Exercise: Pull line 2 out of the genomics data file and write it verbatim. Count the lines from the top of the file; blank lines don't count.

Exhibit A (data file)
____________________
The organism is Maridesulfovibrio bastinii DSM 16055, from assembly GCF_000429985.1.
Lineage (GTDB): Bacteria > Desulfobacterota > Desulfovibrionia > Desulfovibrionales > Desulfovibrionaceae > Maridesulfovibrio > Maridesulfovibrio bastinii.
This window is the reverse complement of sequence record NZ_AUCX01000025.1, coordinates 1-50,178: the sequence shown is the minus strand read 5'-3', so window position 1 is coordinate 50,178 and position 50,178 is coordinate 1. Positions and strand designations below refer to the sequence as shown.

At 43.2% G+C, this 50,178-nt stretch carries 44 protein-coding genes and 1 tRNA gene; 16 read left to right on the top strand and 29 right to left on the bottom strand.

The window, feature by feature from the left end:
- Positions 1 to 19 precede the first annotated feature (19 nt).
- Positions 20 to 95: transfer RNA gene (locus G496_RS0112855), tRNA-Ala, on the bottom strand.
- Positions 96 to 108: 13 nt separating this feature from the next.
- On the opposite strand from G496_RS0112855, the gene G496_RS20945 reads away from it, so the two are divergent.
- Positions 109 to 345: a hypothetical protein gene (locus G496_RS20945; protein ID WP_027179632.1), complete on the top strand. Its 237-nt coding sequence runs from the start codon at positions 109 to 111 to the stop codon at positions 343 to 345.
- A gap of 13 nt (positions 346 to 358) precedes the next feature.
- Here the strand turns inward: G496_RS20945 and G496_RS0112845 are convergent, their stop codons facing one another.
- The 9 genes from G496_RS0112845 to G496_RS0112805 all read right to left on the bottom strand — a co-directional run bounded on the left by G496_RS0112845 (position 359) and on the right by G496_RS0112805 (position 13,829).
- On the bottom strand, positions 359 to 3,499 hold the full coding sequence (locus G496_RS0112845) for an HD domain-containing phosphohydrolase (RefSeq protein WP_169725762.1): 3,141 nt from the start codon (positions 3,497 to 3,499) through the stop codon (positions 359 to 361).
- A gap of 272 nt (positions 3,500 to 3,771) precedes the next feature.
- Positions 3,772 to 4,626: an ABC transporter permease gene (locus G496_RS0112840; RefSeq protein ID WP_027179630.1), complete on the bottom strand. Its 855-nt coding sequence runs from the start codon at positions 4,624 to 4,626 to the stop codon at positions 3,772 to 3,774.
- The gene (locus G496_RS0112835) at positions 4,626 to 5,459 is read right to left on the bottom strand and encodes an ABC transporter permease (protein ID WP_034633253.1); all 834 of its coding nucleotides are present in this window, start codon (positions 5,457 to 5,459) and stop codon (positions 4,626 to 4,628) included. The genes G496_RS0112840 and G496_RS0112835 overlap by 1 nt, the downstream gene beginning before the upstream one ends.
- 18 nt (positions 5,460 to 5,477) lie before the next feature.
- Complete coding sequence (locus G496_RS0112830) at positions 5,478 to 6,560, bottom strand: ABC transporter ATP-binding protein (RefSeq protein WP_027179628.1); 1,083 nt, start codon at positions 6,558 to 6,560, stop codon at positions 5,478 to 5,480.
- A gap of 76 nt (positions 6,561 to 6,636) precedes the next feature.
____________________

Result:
Lineage (GTDB): Bacteria > Desulfobacterota > Desulfovibrionia > Desulfovibrionales > Desulfovibrionaceae > Maridesulfovibrio > Maridesulfovibrio bastinii.